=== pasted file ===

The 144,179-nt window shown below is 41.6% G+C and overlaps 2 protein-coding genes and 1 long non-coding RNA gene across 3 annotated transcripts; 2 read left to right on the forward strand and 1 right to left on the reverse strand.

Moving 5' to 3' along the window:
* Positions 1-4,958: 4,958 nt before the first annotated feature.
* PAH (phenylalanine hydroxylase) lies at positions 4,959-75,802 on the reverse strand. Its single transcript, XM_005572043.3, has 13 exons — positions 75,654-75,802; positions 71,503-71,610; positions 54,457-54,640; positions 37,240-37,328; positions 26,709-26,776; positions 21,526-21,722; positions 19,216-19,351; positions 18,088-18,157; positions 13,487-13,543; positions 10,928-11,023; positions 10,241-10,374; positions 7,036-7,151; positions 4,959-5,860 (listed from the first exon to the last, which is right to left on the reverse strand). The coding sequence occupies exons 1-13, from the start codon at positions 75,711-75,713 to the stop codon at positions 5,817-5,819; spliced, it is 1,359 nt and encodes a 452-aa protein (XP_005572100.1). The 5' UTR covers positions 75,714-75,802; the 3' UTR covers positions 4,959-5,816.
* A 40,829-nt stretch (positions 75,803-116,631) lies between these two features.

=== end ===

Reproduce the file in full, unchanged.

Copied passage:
The 144,179-nt window shown below is 41.6% G+C and overlaps 2 protein-coding genes and 1 long non-coding RNA gene across 3 annotated transcripts; 2 read left to right on the forward strand and 1 right to left on the reverse strand.

Moving 5' to 3' along the window:
* Positions 1-4,958: 4,958 nt before the first annotated feature.
* PAH (phenylalanine hydroxylase) lies at positions 4,959-75,802 on the reverse strand. Its single transcript, XM_005572043.3, has 13 exons — positions 75,654-75,802; positions 71,503-71,610; positions 54,457-54,640; positions 37,240-37,328; positions 26,709-26,776; positions 21,526-21,722; positions 19,216-19,351; positions 18,088-18,157; positions 13,487-13,543; positions 10,928-11,023; positions 10,241-10,374; positions 7,036-7,151; positions 4,959-5,860 (listed from the first exon to the last, which is right to left on the reverse strand). The coding sequence occupies exons 1-13, from the start codon at positions 75,711-75,713 to the stop codon at positions 5,817-5,819; spliced, it is 1,359 nt and encodes a 452-aa protein (XP_005572100.1). The 5' UTR covers positions 75,714-75,802; the 3' UTR covers positions 4,959-5,816.
* A 40,829-nt stretch (positions 75,803-116,631) lies between these two features.